So when you switch on your child’s bedroom light at 6.30am in the morning and get a less than enthusiastic response, you know the reason why: At school they are forced to think and learn, putting them into direct conflict with how our their work. According to Willingham, we are not programmed to learn new things easily, thus it is difficult. Kids and adults naturally take the easy option and avoid the painful cognitive tasks.
But this is true only up to a point, as people are also curious beings.

"People actually enjoy thinking - when it is at a level that is not too simple, and not excessively difficult," Willingham said. "People like to be challenged. That's why we play games, it's why we read books, why we do many of the things we do. So there's a sweet spot, a level where learning is neither too simplistic to be interesting, nor too difficult to be enjoyable. This is the spot that teachers are always trying to find for their students in the classroom."

This is where creative teacher, using a combination of storytelling that evokes emotion and thought, and exercises that put lessons into context, that build upon students foundational knowledge, and help them progress.. It's also sustained hard work, Willingham said, that creates thinking skills dependent upon factual knowledge.

"We want to create learning experiences that last," he said.

Willingham spent about 15 years of his career as a research cognitive scientist, conducting studies under laboratory conditions. Then he started talking to teachers' groups and discovered that what he and other researchers had discovered in the lab was of great interest to teachers in the field.

One question teachers keep asking is how to work with students' different "learning styles." They don't really exist, Willingham said.

"There are different abilities, but really, we all learn the same way," he said. "It's not left brain versus right brain, or visual or auditory or kinesthetic. We learn using a combination of skills, and we are all more similar in our learning styles than different."

And students naturally learn better in the areas or disciplines where their abilities lie. So the challenge for teachers and parents alike is to recognize childrens strengths and exploit them. Obviously this presents a problem: Thirty teenagers in a classroom, some flirting, others fighting, and all with a burning desire to get out of the confined space as quickly as possible. It is a massive challenge, but one that has to be undertaken if the accumulated wisdom of generations is to be passed down to the next effectively. Reading this book is a great read for all those with an interest in the area of educational psychology, and also for an insight into the mind and cognition. Willingham has made complex subject matter highly readable and sparklingly entertaining.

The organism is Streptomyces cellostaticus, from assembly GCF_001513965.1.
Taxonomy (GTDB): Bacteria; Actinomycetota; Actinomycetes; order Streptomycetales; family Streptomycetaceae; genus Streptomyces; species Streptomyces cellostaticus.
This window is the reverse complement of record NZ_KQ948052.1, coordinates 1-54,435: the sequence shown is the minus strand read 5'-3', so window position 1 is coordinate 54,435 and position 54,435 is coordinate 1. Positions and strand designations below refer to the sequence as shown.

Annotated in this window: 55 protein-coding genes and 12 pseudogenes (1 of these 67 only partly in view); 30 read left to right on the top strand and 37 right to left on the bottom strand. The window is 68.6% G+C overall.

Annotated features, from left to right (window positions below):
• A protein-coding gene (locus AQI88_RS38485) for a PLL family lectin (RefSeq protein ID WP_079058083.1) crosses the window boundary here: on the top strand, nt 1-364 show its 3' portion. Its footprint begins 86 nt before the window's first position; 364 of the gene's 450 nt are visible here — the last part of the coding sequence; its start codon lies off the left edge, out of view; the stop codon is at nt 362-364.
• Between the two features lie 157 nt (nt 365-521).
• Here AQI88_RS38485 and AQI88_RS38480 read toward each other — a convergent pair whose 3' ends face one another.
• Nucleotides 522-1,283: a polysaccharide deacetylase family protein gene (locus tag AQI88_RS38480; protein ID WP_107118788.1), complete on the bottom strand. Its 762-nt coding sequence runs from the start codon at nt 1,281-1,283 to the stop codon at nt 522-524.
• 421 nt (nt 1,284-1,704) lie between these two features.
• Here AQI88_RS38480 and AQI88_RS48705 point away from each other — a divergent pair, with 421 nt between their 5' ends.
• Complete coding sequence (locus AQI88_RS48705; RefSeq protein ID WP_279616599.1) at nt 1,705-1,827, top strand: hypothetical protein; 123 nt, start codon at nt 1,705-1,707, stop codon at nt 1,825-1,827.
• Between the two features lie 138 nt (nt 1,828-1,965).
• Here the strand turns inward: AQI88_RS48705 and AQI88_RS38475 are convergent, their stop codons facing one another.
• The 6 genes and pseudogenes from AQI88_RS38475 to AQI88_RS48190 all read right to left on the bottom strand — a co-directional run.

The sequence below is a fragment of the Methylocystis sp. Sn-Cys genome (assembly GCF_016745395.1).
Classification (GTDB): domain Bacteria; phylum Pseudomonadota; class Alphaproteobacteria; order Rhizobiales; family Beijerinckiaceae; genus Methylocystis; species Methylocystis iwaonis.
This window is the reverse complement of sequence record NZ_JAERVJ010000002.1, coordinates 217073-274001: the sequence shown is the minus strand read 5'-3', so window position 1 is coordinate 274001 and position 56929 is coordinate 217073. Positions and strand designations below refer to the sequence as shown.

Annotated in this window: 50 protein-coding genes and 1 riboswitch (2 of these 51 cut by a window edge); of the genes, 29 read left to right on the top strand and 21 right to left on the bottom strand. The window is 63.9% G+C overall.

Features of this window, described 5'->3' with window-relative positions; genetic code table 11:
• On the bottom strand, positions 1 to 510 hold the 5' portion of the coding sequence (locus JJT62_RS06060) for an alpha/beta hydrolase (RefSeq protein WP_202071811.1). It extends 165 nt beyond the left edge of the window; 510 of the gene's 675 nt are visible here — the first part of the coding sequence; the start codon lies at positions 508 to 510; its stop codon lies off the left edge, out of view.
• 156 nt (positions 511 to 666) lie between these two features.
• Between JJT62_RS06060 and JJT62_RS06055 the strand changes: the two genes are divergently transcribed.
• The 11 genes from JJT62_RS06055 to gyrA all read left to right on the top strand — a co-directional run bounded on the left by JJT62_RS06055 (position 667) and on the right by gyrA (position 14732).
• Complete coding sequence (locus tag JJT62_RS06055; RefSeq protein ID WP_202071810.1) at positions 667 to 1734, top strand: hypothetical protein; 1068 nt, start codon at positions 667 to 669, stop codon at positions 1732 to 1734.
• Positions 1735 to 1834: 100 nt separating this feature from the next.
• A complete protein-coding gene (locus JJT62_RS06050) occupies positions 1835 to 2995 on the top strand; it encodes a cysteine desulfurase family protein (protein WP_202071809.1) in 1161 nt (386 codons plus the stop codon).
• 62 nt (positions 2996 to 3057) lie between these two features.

Thursday, 22 October 2009

Monday, 19 October 2009

Flashes from a life that is.

Jeff’s house was of the modest kind, nestled at the foot of a large hill amongst mature palm fruit trees. Every morning he walked through the dense vegetation, until he came to a small winding path that led to a magnificent natural lake, surrounded by pristine jungle. Here he strolled and thought about how beautifully simplistic life was. He walked over armies of ants that striped the path like pieces of black wedding ribbon, and was amazed by the sight of wild pigs and giant preying mantis. At the waters edge he felt free. He looked at his reflection in the water and saw a man that had found meaning in life. He was experiencing each sensation and savoring it. Every shade of green and flash of sunlight through the jungles thick canopy fascinated him. He was on auto pilot navigating his way through life’s beautiful meanders, absorbing it all with long slow strides; enjoying the spaciousness and sweet music of the jungle.

Jeff sat silently on his veranda at an ornate teak Sino-Portuguese table.. He watched as the sky turned a wonderful light blue. Grey and white wisps of cloud inched their way towards an unknown destination; a journey without a beginning or an end. Simultaneously, people, animals and plants breathed a sigh of relief, as the days suffocating heat began to subside. It was like a prayer had been answered. The early evening shadows began to lengthen on the rust coloured slopes of the mountain, making intricate black patterns on the dark red clay, like a traditional Chinese paper cutting. The Palm trees swayed flirtatiously in the soothing late afternoon breeze, and the crystal clear stream in front of the house trickled effortlessly. As the daylight continued to fade, a breathless dusk grew ever closer.